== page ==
# Soundstage and Imaging Explained

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### Keith McIntyre

Mar 25, 1991, 8:44:17 AM3/25/91
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In the last few months I've posted a few articles on the audio newsgroups
and mentioned the soundstage and imaging I get with my system. Several people
have sent me mail asking for more detail on this subject. The following is my
best attempt to describe soundstage and imaging and to answer the most often

In audio systems a soundstage is the 3 dimensional space that sounds and music
are reproduced in. Let me give a few details on my system and listening room
to help explain this. My room is 15 feet by 18 feet. My Martin Logan Sequels
are set up on one of the 15 foot walls and my sitting position when I listen
is against the other 15 foot wall. The Sequels are positioned 3 feet from the
wall behind them and 2.5 feet from the side walls. They are toed in or angled
toward the center of the room about 10 degrees. When I sit down to listen the
speakers are 12 feet from my head.

The soundstage that the audio system creates has its front edge about 1 foot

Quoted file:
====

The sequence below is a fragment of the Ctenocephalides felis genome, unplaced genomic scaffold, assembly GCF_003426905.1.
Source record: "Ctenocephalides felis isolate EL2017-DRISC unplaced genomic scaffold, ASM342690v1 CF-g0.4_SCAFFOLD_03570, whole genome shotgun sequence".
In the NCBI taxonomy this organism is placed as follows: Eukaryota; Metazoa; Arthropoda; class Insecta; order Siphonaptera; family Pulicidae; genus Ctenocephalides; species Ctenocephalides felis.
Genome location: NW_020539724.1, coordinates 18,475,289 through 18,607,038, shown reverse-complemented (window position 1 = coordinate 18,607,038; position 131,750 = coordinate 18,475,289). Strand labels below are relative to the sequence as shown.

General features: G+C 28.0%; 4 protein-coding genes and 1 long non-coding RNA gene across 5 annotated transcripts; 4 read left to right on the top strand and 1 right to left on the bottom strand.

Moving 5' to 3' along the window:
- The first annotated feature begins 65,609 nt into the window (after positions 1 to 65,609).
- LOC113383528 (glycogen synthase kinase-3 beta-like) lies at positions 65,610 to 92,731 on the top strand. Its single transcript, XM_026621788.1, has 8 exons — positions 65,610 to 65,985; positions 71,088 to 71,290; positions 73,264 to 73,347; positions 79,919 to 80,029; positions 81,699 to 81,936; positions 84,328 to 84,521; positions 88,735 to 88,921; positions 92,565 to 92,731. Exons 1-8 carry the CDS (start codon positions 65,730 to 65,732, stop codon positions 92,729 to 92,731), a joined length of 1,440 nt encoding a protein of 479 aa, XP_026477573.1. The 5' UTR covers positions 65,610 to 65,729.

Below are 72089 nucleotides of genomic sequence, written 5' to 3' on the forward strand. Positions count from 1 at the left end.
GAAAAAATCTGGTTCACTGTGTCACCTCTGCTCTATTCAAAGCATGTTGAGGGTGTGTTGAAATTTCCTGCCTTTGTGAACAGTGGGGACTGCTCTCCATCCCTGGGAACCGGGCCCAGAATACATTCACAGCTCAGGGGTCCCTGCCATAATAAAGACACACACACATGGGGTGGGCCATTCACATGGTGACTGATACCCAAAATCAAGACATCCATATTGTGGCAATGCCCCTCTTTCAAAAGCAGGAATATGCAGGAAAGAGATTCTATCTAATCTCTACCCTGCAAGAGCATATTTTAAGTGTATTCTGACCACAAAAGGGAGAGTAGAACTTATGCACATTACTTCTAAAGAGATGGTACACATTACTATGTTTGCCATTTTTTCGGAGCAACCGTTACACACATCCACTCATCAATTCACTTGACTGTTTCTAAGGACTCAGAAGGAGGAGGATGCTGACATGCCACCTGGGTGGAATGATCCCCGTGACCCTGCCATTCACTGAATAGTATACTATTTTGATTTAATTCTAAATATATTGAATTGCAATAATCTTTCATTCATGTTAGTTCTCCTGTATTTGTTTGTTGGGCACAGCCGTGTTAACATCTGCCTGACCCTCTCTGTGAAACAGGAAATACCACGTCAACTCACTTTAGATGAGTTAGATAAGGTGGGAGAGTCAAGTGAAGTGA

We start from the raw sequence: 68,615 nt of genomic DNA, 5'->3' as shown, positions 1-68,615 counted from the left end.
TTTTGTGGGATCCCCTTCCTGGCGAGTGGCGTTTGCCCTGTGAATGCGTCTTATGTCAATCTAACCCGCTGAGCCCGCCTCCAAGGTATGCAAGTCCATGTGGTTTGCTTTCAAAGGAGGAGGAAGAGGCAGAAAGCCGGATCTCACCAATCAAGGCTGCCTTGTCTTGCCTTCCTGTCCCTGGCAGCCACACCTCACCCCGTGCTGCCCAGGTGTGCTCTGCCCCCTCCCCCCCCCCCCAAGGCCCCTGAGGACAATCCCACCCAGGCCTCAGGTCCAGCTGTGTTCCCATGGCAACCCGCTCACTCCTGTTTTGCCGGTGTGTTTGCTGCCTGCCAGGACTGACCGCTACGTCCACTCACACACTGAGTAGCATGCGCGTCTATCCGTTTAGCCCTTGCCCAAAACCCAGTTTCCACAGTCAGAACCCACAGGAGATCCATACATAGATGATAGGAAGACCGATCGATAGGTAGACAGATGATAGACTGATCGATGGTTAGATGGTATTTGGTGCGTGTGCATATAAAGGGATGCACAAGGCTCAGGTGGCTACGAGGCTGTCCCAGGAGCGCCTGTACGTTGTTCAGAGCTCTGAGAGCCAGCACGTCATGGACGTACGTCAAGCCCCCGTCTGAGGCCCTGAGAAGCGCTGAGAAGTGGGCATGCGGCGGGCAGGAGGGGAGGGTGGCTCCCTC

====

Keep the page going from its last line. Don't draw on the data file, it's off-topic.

behind the speakers (on most recordings). If you think of the soundstage as
a giant cube then the front of that cube is about 1 foot behind the speakers.
The left and right sides of the cube can extend out as far as 50 feet from
the outside edges of the left and right speakers. The backside of the cube
is about 50 to 60 feet behind the speakers. The top of the cube is about
20 feet above the floor of the room. That is the soundstage from my system
in my listening room. Instruments and voices and any other sounds are located
somewhere inside that cube. Imaging is a term that means where inside that
cube a particular sound is located.

The best analogy to this is a hologram. The holograms that are commonly
seen today project a 3D image if you are looking from the correct angle to